By Beau Jensen, griffinshockey.com
Thanksgiving Day usually entails food, fun and football while in the company of family, but that’s not always the case for the Grand Rapids Griffins.
Three Griffins were tracked down the day before Thanksgiving to share some of their favorite memories as well as their beloved Turkey Day foods.
Goaltender Tom McCollum, a New York native, last spent the holiday at home in 2014 while the Griffins happened to be playing against the Rochester Americans the day before and after Thanksgiving. McCollum said then-head coach Jeff Blashill was kind enough to allow the netminder to make the 82-mile drive from Rochester to his hometown in Sanborn.
That was the only time in the past 12 years that McCollum was able to return home for Turkey Day, but that doesn’t mean the goalie hasn’t been able to spend the day with others that he cares about, such as equipment manager Brad Thompson.
“I’ll go to practice, and then after that I’m going to head over to Brad Thompson’s family’s house,” McCollum said. “Really, ever since I have played here, with the exception of the one year we were in Rochester, I’ve always gone to his house and had Thanksgiving with them.”
McCollum, after making sure to mention the food is always a plus, said the best part of Thanksgiving for him is being able to spend time with people that he really cares about, enjoying the comradery and being together.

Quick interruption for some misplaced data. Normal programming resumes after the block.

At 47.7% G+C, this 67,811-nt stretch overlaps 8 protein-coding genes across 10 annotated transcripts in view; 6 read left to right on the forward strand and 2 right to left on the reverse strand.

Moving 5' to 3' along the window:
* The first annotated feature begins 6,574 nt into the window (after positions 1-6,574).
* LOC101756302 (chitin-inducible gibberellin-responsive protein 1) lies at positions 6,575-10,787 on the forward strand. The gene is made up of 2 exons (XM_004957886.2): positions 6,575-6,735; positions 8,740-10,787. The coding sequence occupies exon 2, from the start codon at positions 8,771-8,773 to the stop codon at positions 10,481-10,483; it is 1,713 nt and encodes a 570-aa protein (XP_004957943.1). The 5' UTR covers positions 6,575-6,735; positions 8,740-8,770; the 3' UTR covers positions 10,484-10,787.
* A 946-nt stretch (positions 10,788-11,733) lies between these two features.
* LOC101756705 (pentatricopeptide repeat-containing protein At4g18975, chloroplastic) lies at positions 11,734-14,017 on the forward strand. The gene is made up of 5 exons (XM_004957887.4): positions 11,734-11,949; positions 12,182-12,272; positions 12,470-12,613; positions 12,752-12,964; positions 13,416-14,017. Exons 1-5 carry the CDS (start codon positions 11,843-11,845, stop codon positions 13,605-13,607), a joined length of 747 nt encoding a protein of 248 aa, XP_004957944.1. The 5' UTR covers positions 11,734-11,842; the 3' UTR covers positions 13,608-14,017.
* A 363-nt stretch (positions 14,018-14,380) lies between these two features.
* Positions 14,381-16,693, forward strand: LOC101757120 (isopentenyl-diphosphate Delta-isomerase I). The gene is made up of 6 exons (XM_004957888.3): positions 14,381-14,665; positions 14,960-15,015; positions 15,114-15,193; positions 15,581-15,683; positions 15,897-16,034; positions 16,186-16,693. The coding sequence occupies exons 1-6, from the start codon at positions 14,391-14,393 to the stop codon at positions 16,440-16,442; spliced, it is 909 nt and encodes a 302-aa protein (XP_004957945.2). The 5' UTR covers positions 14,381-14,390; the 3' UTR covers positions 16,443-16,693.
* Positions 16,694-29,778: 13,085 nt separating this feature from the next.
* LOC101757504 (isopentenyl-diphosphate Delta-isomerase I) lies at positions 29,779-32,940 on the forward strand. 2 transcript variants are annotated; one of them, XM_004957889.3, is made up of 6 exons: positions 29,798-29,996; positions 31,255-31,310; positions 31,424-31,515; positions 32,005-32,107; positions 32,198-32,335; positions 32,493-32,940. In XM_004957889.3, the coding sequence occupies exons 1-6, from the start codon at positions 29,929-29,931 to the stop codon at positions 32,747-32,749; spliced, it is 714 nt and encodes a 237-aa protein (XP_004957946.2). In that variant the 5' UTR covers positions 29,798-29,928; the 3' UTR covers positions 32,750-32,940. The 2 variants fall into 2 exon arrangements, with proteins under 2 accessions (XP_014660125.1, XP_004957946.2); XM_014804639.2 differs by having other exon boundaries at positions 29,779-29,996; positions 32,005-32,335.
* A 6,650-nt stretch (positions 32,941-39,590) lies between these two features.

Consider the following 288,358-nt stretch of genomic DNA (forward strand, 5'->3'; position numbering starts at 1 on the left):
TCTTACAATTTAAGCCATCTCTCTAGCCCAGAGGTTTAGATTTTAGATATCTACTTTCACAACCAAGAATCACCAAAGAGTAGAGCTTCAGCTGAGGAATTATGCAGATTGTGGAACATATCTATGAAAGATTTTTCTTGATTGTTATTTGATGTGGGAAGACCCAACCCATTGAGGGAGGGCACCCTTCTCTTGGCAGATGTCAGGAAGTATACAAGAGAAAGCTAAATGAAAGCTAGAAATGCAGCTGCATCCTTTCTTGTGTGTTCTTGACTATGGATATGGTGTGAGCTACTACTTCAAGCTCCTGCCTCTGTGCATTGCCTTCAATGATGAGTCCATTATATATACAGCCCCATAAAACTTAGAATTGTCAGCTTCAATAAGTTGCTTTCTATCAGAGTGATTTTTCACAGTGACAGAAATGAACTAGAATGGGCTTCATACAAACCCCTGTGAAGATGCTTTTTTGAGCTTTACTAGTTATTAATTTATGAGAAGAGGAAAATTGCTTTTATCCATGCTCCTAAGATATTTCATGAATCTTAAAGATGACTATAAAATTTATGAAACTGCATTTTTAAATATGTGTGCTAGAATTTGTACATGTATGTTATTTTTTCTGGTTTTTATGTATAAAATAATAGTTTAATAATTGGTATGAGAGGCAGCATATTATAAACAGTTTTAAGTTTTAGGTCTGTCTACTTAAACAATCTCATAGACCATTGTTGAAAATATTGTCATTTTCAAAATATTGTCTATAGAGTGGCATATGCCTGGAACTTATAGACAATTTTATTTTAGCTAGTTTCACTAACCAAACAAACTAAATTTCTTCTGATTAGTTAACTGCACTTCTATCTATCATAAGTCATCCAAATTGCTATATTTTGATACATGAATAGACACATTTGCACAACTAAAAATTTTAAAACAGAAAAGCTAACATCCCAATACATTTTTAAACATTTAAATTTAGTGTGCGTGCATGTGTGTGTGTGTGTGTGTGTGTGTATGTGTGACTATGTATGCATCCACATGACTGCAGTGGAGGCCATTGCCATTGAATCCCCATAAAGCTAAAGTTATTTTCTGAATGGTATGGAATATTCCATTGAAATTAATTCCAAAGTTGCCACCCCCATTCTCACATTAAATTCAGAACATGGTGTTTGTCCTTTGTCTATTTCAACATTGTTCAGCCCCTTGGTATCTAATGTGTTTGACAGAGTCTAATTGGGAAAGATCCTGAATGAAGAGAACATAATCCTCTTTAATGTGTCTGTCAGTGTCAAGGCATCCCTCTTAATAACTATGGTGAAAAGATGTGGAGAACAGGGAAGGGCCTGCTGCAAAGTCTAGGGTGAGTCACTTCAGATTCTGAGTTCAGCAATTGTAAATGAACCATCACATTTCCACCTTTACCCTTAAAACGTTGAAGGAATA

When McCollum was a kid, one of his fondest memories was when the dust had settled in the kitchen and the last family member was finally done grabbing seconds, as his family used to play a Thanksgiving Day edition of Trivial Pursuit in the evening.
The final question posed to McCollum was who he suspected would pig out the most on a large, stomach-filling Thanksgiving meal, to which he answered defenseman Dan Renouf, the 23-year-old Ajax, Ontario native.
Rookie forward Dominik Shine, one of only two current Griffins born and raised in Michigan, said that even though he plays hockey in his native state, it’s not as easy as one may think to be able to return home for the holiday.
“It’s been a while, in juniors and in college you don’t really get Thanksgiving break because you’re usually playing, so I get to go home this year, which is really cool,” Shine said. “I’m going to go home for dinner and drive back up.”
When asked on Thanksgiving Eve, Shine, the Northern Michigan University graduate, said that he looks forward to seeing some of his family that he hasn’t seen in quite some time, such as his aunts, uncles and cousins. The Pinckney native couldn’t even remember the last time he had been with his whole family on Thanksgiving.
Other than watching the annual Detroit Lions game, Shine said that he loves diving into some mashed potatoes topped off with gravy on the big day.
When asked who he thought would devour a Thanksgiving meal the quickest, he gave Renouf’s familiar name.
Griffins forward Evgeny Svechnikov, in his fourth year in North America and second in the United States, spent Thanksgiving in 2016 in Muskegon, Mich., where his mother and brother were living. Evgeny’s younger brother, Andrei, was a member of the USHL’s Muskegon Lumberjacks at the time and he currently plays for the Barrie Colts of the OHL. The Russian Svechnikov crew were welcomed into the home of several close friends where they shared in a large dinner together.
“I’m a dessert guy, pumpkin cake, the pie, and of course I like the food,” Svechnikov said. “But the (Thanksgiving) atmosphere is just so cool, kind of cozy and felt like home.”
On a team with just seven American-born athletes, it goes to show that one doesn’t have to be a native of the U.S.A. to take part in the Thanksgiving festivities.